The rate at which illegal immigrants are testing positive for COVID-19 has “increased significantly” in recent weeks, a Department of Homeland Security official said this week.
The number of Customs and Border Protection (CBP) officers who have tested positive has also risen, despite more and more of them getting vaccinated against the virus that causes COVID-19.
“The rates at which encountered noncitizens are testing positive for COVID-19 have increased significantly in recent weeks. And although the rate of infection among CBP officers had been declining, this rate recently began increasing again, even though the percentage of officers and agents who have been fully vaccinated has grown significantly since January. This has led to increasing numbers of CBP personnel being isolated and hospitalized,” David Shahoulian, assistant secretary for border and immigration policy, said in a court filing.
Shahoulian included the information as he warned a federal judge of “adverse consequences” if the judge decides to block enforcement of Title 42, an order the Centers for Disease Control and Prevention has in place that enables border agents to immediately expel illegal aliens who cross into the United States because of the ongoing COVID-19 pandemic.
Federal officials have been releasing COVID-19 positive immigrants in Texas and other border states, stoking concern that the illegal immigrants are spreading the CCP (Chinese Communist Party) virus, which causes COVID-19.
The city of McAllen said Wednesday that over 7,000 COVID-19 positive aliens have been released into the city by CBP since February, including 1,500 in the previous week. That prompted them to set up an emergency shelter.
DHS Secretary Alejandro Mayorkas told senators during a recent congressional hearing that federal officials do not always notify local jurisdictions before releasing illegal immigrants.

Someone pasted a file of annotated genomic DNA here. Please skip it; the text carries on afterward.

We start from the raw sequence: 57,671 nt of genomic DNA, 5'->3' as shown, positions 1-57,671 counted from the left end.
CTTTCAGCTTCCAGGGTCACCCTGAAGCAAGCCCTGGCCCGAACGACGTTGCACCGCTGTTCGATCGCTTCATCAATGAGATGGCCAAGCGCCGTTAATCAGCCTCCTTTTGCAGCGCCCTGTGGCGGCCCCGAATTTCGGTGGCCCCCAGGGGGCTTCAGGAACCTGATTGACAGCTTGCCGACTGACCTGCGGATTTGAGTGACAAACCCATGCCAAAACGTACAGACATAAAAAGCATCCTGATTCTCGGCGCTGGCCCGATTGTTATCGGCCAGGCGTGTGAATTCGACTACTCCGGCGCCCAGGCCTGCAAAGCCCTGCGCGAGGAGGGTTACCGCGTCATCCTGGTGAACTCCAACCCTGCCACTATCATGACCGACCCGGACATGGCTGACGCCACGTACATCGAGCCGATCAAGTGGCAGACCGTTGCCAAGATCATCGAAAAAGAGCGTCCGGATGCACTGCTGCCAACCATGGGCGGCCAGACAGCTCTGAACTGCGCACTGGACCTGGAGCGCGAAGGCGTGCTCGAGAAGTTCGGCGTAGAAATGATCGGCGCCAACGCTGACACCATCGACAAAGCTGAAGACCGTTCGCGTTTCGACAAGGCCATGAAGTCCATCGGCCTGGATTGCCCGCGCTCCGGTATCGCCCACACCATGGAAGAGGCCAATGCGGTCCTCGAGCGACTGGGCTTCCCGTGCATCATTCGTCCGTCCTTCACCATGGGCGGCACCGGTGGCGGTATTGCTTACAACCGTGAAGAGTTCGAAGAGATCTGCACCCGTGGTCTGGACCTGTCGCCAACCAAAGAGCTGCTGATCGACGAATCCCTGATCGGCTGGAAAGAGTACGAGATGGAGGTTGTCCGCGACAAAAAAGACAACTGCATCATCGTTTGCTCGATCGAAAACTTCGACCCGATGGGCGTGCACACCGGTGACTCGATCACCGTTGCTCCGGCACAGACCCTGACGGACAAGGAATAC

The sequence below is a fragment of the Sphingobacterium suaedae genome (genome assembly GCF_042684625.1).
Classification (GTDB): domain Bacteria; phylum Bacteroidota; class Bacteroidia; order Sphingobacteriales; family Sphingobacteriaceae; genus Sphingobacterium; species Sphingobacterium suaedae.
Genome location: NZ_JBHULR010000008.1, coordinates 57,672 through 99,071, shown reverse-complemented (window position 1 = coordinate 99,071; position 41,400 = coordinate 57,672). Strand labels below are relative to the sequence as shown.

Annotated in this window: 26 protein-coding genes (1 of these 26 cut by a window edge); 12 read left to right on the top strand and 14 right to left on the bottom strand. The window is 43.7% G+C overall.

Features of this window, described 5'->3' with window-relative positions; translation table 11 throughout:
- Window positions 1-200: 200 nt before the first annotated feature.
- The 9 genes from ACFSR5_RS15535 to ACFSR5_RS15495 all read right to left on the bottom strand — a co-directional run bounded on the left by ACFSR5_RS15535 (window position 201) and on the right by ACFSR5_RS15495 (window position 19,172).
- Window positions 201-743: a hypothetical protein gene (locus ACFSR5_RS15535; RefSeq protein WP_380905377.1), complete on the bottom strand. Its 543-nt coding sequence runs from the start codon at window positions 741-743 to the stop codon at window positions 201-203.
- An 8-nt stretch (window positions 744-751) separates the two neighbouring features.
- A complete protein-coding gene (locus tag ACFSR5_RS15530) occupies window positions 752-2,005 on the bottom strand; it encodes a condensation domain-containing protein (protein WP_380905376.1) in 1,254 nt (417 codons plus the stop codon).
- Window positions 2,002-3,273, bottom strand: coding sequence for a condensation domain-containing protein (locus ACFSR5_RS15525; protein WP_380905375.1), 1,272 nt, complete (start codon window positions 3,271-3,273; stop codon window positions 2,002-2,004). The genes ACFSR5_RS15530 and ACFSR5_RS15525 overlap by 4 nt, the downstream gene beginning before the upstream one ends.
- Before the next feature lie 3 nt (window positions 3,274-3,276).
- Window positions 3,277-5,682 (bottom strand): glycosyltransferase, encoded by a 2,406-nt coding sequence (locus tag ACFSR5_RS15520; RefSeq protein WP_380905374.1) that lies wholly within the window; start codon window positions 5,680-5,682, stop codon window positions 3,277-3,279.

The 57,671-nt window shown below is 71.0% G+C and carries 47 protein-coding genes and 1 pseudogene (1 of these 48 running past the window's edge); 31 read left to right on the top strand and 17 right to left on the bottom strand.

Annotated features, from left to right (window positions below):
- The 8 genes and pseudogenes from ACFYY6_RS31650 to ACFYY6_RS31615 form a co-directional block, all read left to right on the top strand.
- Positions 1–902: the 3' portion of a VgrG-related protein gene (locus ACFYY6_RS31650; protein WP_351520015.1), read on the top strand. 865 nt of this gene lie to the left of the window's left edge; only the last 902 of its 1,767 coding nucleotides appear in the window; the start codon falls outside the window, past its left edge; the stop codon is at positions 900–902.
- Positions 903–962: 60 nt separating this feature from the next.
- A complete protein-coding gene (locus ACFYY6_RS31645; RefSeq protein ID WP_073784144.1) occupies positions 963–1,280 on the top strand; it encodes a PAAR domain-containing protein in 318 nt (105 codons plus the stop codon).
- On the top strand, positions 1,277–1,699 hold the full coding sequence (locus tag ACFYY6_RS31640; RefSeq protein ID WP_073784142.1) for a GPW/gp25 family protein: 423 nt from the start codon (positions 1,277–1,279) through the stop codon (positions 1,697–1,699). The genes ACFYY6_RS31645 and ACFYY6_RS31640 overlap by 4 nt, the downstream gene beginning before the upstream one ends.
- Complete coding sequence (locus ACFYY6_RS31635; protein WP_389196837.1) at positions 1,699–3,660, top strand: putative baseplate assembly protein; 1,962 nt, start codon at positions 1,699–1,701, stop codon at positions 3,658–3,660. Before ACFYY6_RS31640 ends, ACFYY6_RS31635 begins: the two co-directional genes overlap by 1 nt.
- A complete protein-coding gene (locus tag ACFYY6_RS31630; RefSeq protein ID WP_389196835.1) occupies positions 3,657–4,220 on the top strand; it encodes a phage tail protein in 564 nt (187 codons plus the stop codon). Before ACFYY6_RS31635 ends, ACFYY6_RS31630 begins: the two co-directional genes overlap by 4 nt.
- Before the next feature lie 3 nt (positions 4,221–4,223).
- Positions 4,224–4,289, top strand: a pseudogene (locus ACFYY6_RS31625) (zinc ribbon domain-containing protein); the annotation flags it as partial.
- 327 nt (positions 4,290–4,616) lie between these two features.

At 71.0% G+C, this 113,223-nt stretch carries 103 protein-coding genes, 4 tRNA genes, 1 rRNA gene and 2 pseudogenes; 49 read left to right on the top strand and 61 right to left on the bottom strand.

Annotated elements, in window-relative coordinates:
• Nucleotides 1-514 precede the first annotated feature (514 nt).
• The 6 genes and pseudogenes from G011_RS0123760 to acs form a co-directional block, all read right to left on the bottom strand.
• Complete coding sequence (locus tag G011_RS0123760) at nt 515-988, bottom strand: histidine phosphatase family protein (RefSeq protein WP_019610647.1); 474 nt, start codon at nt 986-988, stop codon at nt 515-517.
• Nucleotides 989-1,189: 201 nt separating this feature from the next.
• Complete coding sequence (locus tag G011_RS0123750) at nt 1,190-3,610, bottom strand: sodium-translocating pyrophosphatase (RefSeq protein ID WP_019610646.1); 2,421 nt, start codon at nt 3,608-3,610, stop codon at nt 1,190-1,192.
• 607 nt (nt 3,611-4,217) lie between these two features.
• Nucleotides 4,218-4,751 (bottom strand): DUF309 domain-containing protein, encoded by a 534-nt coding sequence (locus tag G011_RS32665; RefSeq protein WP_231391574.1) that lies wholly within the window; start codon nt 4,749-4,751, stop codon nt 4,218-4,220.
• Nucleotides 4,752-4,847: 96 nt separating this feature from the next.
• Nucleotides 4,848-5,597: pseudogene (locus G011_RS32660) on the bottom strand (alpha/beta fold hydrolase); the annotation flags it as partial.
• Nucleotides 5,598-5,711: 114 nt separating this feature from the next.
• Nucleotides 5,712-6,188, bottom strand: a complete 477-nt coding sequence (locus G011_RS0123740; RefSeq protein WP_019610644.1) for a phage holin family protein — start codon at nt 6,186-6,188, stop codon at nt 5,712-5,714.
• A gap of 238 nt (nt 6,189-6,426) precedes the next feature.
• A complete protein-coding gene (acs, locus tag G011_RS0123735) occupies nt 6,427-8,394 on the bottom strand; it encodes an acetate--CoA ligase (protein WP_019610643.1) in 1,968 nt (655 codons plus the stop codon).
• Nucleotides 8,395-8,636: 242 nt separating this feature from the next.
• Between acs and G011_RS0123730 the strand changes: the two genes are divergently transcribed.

The number of illegal border crossings keeps rising during the Biden administration, coming in at over 200,000 in July. That surge has strained Department of Homeland Security (DHS) operations and filled DHS facilities well beyond their capacity, according to the recent filing.
As of Aug. 1, Border Patrol was at 389 percent of its COVID-19 adjusted capacity along the southwest border.
Border Patrol facilities on that date were holding 17,778 illegal immigrants, including 2,223 immigrant children without parents, known as unaccompanied minors.
The adjusted capacity is 4,706.
Facilities were overfilled in seven of nine sectors at the southwest border, including holding 10,002 illegal immigrants in the Rio Grande Valley sector, the epicenter of the current surge.
That was 783 percent over the COVID-19 adjusted capacity and 287 percent above its normal capacity.
“These capacity figures are extremely worrisome, particularly because of the continued spread of the highly transmissible Delta variant,” Shahoulian said.
U.S. officials have said recently that the variant is more transmissible and early research indicates it is better at breaking through vaccine protection than other variants.
If Title 42 is blocked, DHS officials would not be able to safely hold and process all the illegal immigrants who are entering the United States, according to Shahoulian.
The Centers for Disease Control and Prevention issued the original Title 42 order in October 2020. A new version of the order issued in August came after officials evaluated “the particular risks of COVID-19 transmission” in DHS facilities, including “the significant increase in CBP encounters that has caused DHS facilities to exceed COVID-constrained capacity and to routinely exceed even non-COVID capacity” and the emergence of the Delta variant, government officials said in another filing in the same case this week.
The August order was extended this week indefinitely.
Shahoulian and other officials are trying to convince U.S. District Judge Emmet Sullivan not to block temporarily or permanently use of Title 42.
Three families who were expelled under the order sued the government in January, arguing that they were blocked illegally from asserting claims for humanitarian protection like asylum.
The parties said in two joint filings this week that they were negotiating for about six months but that talks broke down.
Sullivan proposed mediation, but that wouldn’t be beneficial, the parties said in a joint filing on Wednesday. Instead, they said the case should move forward.
A reply to the government’s filings by plaintiffs, who are being represented by groups including the American Civil Liberties Union, was expected by the end of the week.
Correction: A previous version of this article incorrectly stated when the case was brought. It was filed in January. The Epoch Times regrets the error.